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Kansas City Chiefs’ defensive trends and tabulation, preseason game two

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Craig looks at the defense for the first three quarters of the Chiefs’ preseason game against the Atlanta and the good and bad.

NFL: Kansas City Chiefs at Atlanta Falcons Jason Getz-USA TODAY Sports

Preseason game two is in the books, and boy, was it a doozy.

The Kansas City Chiefs defense was once again without starting safety Eric Berry, without starting defensive end Allen Bailey, and they were without what I’m calling the “Hart Foundation” at inside linebacker: Anthony “Hitman” Hitchens and Reggie “The Anvil” Ragland.

They lost starting cornerback Steven Nelson early in the game. The Chiefs were playing their backups as their first stringers this week.

It showed.

The Chiefs defense exhibited some flaws this week that were compounded by some players that were definitely in a trial by fire. There were miscommunications, execution errors and some downright poor play. But there were some bright spots this week for the Chiefs and some plays that you might have missed along the way.

I’m going to take you through some of the good, bad, and the unrecognized in this post and hopefully highlight some of the reasons we can still be positive about a defensive unit that has come under fire this offseason.

So strap in, reframe those expectations (I mean, Terrance Smith played a lot of snaps this week), and let’s dive into preseason Week 2.


  • The Chiefs defense lined up in their 3-4 defense 56.5 percent of the time in the first three quarters, against every type of personnel except 11-personnel (3 WR, 1 TE, 1 RB).
  • The Chiefs defense lined up in their 3-3-5 defense 8.7 percent of the time in the first three quarters.
  • The Chiefs defense lined up in their 2-4-5 defense 34.8 percent of the time in the first three quarters.
  • The Chiefs defense DID line up in their 2-3-6 defense exactly once in the first three quarters, the first time this offseason. Just like last week, that is surprising from the standpoint of 2017, where the defense was in this formation more than any other formation.
  • The Chiefs dropped an outside linebacker in coverage 6.5 percent of the first three quarters. Just like last week, that is well below their 2017 average and music to Chiefs fans’ ears.
  • The Chiefs never ran off-man coverage across the board in the red zone on third down.

Something good

We didn’t have to wait long for something positive out of the Chiefs defense this week. The first play of the game showcased new Chiefs cornerback Kendall Fuller’s ability to close on a hitch route in off-man coverage.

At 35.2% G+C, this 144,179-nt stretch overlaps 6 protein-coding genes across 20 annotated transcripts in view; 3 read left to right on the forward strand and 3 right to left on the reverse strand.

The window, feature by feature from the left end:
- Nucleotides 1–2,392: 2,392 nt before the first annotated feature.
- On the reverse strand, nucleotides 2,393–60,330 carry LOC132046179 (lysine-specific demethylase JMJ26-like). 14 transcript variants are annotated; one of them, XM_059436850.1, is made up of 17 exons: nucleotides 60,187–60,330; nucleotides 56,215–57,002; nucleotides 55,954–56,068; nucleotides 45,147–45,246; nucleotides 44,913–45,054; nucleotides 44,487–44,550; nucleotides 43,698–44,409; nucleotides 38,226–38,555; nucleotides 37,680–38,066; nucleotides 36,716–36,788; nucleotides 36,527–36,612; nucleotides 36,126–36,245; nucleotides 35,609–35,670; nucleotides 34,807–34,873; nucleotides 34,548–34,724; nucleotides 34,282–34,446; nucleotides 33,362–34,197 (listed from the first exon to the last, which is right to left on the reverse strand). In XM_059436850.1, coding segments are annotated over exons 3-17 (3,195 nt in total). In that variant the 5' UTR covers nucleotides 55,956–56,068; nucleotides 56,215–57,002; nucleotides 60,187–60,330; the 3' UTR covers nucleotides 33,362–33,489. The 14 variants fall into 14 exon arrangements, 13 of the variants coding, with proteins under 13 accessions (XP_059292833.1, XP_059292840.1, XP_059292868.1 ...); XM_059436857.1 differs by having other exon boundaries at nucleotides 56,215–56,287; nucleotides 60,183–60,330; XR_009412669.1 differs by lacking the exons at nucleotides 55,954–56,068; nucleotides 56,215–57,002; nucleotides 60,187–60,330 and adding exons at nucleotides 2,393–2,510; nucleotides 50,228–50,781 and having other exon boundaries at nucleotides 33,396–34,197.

There’s a large portion of the Chiefs fan base that shudder at off-man coverage, but this is a prime example of why you run it. On first down, where the defense is willing to give up small yardage, Fuller is in off-man while Steven Nelson is in press against the slot wide receiver. Atlanta runs a Smash concept (hitch route on the outside and corner route from the slot), and on the snap, Fuller identifies the combination. Before the ball is out of quarterback Matt Ryan’s hand, Fuller has started closing on the route and chews up the gap en route to a pass breakup.

Fuller showcased great instincts and concept recognition, as well as great speed to close on the receiver for an incomplete pass. That’s great to see out of the Chiefs’ biggest acquisition in the secondary this offseason.

The second team had more success than the first team, and this fourth-down play was definitely a highlight in preseason week two. Rookie Derrick Nnadi has been described as an immensely strong player since the Chiefs drafted him, and he showcases it here.

Nnadi plays both A-gaps, fully extending against the center and peeking into the backfield to identify where the run is coming on fourth-and-1. He’s able to manipulate the center and fill the strongside A-gap while Chris Jones throws his shoulder into the left guard and holds his ground. Simultaneously, Breeland Speaks dives underneath the strongside blockers, continues working toward the play, and helps Nnadi make the stop short of the first-down marker.

That’s a very positive play out of two rookies in a tough situation for the defense. They really stood strong against an inside run in the red zone. Not much more you can ask from your defense, especially rookies, in that situation.

Something bad

The Falcons implemented 13-personnel (three TE’s, 1 RB, 1 WR) a handful of times Friday night, and they found some success with it.